This Is the Average Auto Loan Payment. Here's How You Can Pay Less

Two people peek into the window of a car that's for sale.

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These tricks could save you serious money.

Key points

  • New data reveals that the average monthly car payment is $433 as per a recent survey.
  • You might get away with spending even less if you're shopping for a car.

Depending on where you live, a car may not be a luxury, but rather a necessity. It can also be a large expense. Between auto insurance, maintenance, and gas, you might spend a lot of money in the course of owning a vehicle. This especially holds true if you wind up having to finance a car.

Now if you go that route, you're not alone. A good 73% of U.S. households have a car payment, according to a new doxoINSIGHTS report. Meanwhile, the average monthly car payment comes to $433 -- hardly a small amount.

If you need a car and can't pay for one outright, you may have no choice but to take out an auto loan. But here are some steps you can take to make that loan less expensive.

1. Boost your credit score

Your credit score says a lot about you as a borrower. The higher that number is, the less expensive it becomes to take out a loan. That's because when your credit score is high, it tells lenders you're not a very risky borrower -- and so you're likely to get rewarded for that in the form of a lower interest rate on a car loan.

If your credit score could use work, it pays to boost it before applying to finance a car. One of the best ways to raise your credit score is to pay all bills on time, which will improve your payment history. Whittling down credit card balances could also help your score increase, though that may not be possible -- especially if you're in the process of socking away money for a down payment on a car.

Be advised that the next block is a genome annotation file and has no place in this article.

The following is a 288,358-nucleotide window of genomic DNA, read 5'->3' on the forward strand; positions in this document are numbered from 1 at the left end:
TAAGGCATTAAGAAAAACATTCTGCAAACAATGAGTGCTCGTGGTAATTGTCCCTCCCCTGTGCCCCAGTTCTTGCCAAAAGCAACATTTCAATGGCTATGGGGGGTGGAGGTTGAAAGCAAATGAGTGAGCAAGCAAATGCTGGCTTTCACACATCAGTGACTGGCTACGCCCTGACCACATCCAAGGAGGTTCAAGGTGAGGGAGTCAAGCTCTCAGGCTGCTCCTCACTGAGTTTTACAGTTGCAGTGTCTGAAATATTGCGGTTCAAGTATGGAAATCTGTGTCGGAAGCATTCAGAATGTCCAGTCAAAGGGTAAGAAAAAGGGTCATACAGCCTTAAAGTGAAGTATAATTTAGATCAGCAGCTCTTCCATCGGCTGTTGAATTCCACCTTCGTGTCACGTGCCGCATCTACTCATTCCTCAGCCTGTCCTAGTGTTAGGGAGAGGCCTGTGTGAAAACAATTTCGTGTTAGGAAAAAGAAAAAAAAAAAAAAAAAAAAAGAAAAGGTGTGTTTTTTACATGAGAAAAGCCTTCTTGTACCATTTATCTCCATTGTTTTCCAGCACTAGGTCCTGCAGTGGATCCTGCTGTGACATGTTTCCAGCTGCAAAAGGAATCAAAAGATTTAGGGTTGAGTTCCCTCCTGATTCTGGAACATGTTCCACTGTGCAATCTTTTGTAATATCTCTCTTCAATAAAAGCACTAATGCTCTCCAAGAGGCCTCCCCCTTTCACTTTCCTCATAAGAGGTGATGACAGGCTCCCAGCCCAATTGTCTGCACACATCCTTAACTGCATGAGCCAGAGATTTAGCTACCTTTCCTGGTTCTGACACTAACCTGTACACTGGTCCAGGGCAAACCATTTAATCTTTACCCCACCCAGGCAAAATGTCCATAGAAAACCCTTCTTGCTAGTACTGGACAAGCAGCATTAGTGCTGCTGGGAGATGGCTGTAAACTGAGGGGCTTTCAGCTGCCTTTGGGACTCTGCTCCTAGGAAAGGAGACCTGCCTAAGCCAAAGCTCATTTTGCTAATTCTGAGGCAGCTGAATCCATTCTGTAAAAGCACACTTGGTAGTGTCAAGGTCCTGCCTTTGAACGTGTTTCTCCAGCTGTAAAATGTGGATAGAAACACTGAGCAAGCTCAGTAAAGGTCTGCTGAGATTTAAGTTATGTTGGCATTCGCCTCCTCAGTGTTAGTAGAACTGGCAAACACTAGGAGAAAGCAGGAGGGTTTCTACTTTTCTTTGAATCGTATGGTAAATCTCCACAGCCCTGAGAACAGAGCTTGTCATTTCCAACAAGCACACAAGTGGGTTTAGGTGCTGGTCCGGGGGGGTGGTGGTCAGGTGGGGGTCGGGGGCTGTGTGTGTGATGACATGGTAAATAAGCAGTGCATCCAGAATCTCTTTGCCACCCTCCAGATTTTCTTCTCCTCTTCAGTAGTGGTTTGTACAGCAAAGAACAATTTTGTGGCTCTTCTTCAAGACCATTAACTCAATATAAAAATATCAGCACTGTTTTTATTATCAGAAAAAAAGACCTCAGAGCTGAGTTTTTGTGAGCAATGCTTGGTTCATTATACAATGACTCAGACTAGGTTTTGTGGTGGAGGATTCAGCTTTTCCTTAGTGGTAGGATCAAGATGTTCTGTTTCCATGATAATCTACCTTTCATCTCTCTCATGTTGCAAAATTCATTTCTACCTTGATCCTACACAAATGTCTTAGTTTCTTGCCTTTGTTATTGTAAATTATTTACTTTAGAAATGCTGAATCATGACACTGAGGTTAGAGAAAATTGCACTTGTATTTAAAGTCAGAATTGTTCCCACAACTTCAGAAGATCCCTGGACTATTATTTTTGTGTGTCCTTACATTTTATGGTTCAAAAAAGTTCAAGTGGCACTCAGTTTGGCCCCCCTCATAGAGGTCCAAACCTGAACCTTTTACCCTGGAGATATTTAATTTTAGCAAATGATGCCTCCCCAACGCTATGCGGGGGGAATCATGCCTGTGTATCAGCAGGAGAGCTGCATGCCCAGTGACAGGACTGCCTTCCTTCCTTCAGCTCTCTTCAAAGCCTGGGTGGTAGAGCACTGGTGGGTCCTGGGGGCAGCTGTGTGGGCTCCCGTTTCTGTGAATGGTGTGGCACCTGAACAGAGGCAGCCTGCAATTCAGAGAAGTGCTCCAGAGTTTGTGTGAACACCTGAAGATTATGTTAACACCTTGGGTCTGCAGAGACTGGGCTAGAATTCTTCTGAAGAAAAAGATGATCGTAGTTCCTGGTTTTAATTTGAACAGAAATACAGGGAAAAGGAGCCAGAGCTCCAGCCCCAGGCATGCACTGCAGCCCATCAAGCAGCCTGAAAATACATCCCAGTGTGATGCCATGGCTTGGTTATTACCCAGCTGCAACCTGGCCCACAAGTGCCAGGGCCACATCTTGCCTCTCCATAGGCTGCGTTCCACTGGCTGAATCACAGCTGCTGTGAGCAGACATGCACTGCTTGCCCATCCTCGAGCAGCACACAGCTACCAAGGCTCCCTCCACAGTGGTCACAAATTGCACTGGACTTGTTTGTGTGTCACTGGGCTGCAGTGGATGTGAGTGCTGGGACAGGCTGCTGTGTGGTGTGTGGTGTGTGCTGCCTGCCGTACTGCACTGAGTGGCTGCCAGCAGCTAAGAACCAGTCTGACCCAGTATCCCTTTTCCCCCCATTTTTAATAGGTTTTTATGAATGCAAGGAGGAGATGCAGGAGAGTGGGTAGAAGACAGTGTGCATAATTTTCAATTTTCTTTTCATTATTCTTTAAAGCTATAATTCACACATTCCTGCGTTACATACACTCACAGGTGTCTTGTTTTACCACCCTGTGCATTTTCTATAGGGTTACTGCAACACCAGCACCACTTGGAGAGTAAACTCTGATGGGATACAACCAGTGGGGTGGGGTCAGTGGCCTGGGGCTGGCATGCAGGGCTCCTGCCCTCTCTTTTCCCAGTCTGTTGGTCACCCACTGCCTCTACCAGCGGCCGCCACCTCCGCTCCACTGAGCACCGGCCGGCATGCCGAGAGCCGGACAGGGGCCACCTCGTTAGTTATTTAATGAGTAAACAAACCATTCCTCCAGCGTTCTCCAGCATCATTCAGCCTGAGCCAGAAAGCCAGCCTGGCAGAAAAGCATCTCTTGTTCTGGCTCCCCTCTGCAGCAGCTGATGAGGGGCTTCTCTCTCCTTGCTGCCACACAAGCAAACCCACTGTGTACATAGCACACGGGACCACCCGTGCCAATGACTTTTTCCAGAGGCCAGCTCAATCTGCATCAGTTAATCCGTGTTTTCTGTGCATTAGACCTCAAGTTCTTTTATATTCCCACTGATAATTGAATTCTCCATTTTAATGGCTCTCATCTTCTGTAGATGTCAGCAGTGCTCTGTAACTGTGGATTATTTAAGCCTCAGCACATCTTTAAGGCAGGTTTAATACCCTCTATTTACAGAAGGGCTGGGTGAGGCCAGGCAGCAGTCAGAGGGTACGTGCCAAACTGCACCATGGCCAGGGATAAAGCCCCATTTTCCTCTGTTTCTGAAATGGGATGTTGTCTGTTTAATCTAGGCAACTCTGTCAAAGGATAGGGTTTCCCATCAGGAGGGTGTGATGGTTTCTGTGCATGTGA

Another potentially easy way to boost your credit score? Check your credit report for errors. Correcting mistakes could leave you with a higher score quickly.

2. Don't buy a new car

Many drivers are lured into buying new cars that come loaded with cool features. But unlike other assets that tend to gain value over time, cars tend to lose value over time. And buying a new one could mean getting stuck with a higher monthly auto payment than you can comfortably afford.

Rather than go that route, explore your options for a certified used vehicle. You may find that you're able to buy a perfectly comfortable car at a much lower price point.

3. Refinance an existing loan if it has a high interest rate

Perhaps you took out your auto loan at a time when your credit wasn't so great. If that's the case, and you're now stuck with a higher interest rate on your loan, it pays to look into refinancing. That basically means swapping your existing loan for a new one with more favorable terms. If your credit score has improved substantially since signing that original loan, you might eke out a nice amount of savings.

Can you afford a monthly car payment of $433? Whether that sum fits into your budget or not, it pays to explore the different ways you can spend less. That way, you'll free up money for other things -- like gas costs, which have been soaring for weeks on end.

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